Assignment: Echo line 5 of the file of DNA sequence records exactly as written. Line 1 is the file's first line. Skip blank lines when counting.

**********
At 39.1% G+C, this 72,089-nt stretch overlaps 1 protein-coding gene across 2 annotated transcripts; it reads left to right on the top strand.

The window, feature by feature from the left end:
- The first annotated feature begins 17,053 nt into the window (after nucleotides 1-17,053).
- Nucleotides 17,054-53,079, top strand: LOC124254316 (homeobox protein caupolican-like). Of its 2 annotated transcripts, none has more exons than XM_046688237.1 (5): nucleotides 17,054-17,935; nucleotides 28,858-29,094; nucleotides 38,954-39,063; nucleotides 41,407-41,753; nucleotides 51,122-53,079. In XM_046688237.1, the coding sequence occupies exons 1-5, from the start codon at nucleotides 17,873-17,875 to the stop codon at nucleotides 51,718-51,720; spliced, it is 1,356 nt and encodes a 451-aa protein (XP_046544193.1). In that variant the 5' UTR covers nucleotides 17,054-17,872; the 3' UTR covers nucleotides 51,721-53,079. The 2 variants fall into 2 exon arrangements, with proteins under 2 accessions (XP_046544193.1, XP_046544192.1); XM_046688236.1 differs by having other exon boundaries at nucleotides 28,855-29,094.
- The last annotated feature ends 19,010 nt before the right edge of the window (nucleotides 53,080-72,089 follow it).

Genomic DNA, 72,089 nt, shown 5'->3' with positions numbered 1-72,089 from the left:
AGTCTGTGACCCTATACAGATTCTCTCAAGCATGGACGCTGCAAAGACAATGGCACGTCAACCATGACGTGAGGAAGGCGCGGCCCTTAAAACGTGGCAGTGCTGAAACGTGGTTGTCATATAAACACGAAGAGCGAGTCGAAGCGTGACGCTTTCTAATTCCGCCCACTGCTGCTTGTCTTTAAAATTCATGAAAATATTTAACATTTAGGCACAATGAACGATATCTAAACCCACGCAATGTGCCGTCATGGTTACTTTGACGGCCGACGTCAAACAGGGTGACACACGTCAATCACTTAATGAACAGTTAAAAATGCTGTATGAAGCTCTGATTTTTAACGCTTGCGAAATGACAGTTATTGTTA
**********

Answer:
- The last annotated feature ends 19,010 nt before the right edge of the window (nucleotides 53,080-72,089 follow it).